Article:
The White House recently called on the leaders of US artificial intelligence (AI) giants to acknowledge their “moral” responsibility in protecting society from potential dangers posed by artificial intelligence. In a meeting with CEOs from Google, Microsoft, OpenAI, and Anthropic, Vice President Kamala Harris urged these tech behemoths to ensure the safety and security of their products while complying with existing laws to shield the public.
During his casual appearance at the gathering, US President Joe Biden echoed these sentiments, emphasising the potential and peril embodied in AI technology. Despite urging Congress to establish stricter regulations on the tech sector, substantial progress is impeded by political conflicts.
The absence of clear-cut rules permits Silicon Valley to launch novel products swiftly, simultaneously raising apprehension that AI-driven technologies could inflict severe damage on society before the government can intervene. OpenAI CEO Sam Altman acknowledged the challenge while expressing optimism about addressing it proactively.
OpenAI, bolstered by Microsoft’s multi-billion-dollar investments, brought AI technology to mainstream users with ChatGPT, evoking global astonishment. Microsoft quickly incorporated the AI chatbot capabilities in its Bing search engine and other services. Despite criticisms and the White House meeting, the company has expanded public access to generative AI programmes.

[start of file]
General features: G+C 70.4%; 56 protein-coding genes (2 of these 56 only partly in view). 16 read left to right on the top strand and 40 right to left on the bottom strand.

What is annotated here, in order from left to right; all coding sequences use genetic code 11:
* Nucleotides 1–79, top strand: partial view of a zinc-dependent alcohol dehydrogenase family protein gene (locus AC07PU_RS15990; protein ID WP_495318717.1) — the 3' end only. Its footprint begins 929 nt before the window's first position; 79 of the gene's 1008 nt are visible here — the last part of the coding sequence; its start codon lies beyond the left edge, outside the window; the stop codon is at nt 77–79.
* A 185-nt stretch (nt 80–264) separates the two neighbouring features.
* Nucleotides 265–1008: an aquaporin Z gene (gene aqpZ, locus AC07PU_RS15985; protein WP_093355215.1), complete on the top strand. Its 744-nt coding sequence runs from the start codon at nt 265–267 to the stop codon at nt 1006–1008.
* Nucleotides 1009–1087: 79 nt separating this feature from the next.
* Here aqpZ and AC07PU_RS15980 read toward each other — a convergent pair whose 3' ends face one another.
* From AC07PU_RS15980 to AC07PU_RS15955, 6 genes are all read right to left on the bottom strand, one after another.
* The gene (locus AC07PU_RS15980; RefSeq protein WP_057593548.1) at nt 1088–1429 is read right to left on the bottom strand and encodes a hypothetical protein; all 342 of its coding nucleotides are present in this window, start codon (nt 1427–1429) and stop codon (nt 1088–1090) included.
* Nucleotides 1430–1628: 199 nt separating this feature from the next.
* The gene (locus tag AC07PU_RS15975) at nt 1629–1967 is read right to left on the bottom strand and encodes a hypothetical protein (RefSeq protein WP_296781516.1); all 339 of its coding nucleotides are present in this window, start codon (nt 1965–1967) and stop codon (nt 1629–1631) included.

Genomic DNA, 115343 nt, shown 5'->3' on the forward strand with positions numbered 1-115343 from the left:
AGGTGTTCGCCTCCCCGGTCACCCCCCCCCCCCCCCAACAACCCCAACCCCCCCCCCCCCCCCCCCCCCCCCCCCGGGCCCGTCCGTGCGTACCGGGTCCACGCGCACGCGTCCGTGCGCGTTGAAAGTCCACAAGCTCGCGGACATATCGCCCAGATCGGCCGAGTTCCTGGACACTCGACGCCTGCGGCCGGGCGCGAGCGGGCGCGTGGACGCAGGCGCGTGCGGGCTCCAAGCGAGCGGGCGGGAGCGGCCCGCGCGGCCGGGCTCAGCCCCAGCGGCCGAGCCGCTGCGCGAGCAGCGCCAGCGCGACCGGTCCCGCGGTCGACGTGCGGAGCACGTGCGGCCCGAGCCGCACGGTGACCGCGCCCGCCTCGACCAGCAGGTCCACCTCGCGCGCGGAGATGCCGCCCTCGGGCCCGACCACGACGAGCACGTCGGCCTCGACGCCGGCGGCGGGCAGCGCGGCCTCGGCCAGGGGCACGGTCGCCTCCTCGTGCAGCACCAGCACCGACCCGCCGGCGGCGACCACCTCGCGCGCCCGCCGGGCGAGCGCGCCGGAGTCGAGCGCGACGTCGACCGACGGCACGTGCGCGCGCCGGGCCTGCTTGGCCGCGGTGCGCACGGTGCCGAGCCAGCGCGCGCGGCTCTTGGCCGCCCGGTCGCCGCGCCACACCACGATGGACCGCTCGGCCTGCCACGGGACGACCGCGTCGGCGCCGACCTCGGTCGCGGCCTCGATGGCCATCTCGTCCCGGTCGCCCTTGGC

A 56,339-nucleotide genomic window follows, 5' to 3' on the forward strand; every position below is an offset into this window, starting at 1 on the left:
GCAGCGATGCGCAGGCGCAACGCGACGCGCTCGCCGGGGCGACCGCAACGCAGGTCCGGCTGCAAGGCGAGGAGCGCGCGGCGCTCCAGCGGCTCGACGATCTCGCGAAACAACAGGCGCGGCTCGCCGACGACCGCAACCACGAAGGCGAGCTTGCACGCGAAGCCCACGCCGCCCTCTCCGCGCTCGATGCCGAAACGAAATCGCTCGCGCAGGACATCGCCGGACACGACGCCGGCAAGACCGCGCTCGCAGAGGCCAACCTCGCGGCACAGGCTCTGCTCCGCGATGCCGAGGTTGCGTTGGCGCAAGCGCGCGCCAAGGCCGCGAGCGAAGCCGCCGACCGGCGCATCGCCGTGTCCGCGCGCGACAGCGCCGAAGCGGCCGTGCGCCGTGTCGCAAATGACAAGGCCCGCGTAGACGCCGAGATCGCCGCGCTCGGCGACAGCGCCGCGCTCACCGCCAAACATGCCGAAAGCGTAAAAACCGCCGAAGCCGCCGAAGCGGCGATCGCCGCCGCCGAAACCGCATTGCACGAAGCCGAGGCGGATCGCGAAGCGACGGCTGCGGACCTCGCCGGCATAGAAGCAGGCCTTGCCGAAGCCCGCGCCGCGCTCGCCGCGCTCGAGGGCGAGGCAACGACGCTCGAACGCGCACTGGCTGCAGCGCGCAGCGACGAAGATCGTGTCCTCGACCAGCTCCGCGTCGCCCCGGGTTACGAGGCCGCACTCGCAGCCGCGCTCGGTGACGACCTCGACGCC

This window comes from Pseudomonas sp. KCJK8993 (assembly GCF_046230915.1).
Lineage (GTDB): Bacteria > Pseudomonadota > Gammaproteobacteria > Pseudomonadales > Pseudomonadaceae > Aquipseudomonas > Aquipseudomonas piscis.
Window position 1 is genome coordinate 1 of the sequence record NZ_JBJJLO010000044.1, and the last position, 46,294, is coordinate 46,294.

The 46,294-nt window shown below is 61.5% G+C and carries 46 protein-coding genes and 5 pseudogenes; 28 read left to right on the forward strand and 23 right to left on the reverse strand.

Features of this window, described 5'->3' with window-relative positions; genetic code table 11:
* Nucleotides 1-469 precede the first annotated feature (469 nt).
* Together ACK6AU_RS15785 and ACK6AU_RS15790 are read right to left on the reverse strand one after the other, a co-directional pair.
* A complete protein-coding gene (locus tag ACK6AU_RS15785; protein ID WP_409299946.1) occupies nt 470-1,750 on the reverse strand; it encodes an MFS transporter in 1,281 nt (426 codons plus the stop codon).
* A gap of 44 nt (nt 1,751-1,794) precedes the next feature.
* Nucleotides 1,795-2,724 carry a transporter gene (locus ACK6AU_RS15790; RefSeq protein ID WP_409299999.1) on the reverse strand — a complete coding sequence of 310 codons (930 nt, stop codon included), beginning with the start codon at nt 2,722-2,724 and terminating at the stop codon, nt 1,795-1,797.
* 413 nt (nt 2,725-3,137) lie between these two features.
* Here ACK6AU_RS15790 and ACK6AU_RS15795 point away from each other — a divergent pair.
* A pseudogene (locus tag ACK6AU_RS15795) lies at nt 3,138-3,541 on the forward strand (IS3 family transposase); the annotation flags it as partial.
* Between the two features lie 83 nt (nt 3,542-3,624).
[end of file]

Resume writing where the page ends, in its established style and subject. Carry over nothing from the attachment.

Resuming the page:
Potential risks associated with AI include fraudulent activities involving voice clones, deep-fake videos, and convincingly-written text. Further, AI poses a threat to white-collar occupations, particularly in lower-skilled back-office work.
In March, experts called for a temporary hiatus in the development of powerful AI systems, allowing sufficient time for safety measures to be implemented. However, a widespread halt is widely deemed improbable.
The recent White House gathering also witnessed the announcement of several new initiatives aimed at fostering responsible American innovation in AI. These include allocating US$140 million to expand AI research and establishing an assessment system in collaboration with major tech companies to tackle issues.
While some view these developments with cautious optimism, competition amongst tech giants continues to grow. OpenAI’s ChatGPT has provoked rivals such as Google, Meta, and Microsoft, who have been developing AI systems for various applications. Google, for instance, is testing its AI chatbot, Bard, with users in the United States and the United Kingdom.
Before the White House meeting, US regulator Lina Khan, head of the Federal Trade Commission, urged policymakers to avoid adopting a race-to-the-bottom mindset and monopolistic control. According to Khan, the right policy choices are crucial in maintaining America’s status as the epicentre of world-leading technology without compromising moral and ethical principles.
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